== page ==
Residents breathed a sigh of relief in Upper Quinton last week as plans for a 70 foot phone mast were dismissed on appeal.
A planning application, submitted by Vodafone back in 2017, put forward plans for a phone mast on Land at Old Bakery, on Meon Hill, back in 2017, only to see them rejected later that year following opposition from residents and Quinton Parish Council.
However that was not the end of the matter as the company went on to appeal that decision.
Vodafone said that the mast was their only option due to a lack of existing buildings in the area on which they could mount an antenna.
Locals have always maintained their opposition to the plan, arguing amongst other things that the towering structure would impact on the nearby historic St Swithin’s Church and the hill itself, located within an area of outstanding natural beauty (ANOB) and popular with walkers.
A letter from residents opposing the appeal stated that the mast would ‘radically change the character of the setting by its scale and nature, and would have a significant adverse impact on the purposes for which the area has been designated or defined.’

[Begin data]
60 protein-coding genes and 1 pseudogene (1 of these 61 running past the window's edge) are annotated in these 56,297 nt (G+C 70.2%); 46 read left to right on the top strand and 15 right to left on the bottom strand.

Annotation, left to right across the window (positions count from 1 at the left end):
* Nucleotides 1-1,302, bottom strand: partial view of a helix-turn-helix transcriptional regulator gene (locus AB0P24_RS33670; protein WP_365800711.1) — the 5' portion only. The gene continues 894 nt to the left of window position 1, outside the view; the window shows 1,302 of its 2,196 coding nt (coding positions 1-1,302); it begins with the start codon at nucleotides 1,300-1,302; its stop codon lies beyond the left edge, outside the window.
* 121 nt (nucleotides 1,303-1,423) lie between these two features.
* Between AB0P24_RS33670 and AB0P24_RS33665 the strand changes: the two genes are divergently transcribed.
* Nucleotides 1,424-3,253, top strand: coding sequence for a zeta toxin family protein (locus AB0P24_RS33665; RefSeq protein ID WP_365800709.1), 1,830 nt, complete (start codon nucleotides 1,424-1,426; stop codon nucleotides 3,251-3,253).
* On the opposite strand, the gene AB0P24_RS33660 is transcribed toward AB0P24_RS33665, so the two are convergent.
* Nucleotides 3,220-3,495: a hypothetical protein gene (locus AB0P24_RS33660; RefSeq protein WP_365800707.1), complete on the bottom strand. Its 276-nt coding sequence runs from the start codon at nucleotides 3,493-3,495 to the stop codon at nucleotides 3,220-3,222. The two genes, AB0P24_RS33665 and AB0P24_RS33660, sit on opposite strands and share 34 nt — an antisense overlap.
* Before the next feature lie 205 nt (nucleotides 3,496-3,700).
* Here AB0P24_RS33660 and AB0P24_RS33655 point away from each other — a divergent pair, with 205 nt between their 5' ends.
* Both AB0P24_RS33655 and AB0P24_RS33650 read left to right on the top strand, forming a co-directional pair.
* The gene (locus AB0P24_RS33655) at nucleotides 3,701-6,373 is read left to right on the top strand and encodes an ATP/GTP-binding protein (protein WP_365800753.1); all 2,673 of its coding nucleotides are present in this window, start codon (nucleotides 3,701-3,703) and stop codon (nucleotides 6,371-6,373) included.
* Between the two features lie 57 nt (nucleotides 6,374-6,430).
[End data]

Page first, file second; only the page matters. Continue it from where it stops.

Mary Johnson, who co-ordinated residents’ opposition to the mast, said: “I’m very relieved at this decision because it was totally out of keeping with the character of the village and would have impacted on the ANOB and the views of the landscape.
“The great frustration is that all of this could have been avoided if they had just consulted with the community, this is our ANOB, but we’re surrounded by industrial estates, we could have worked with them to find somewhere more suitable. If they had taken a different approach it could have saved us a year-and-a-half of huge effort and worrying about the application, I had great fears and sleepless nights that this may have been approve.
“I really hope the company will work with us with any future application and we can take a collaborative approach. I’m think we can find a positive way forward and work with each other.”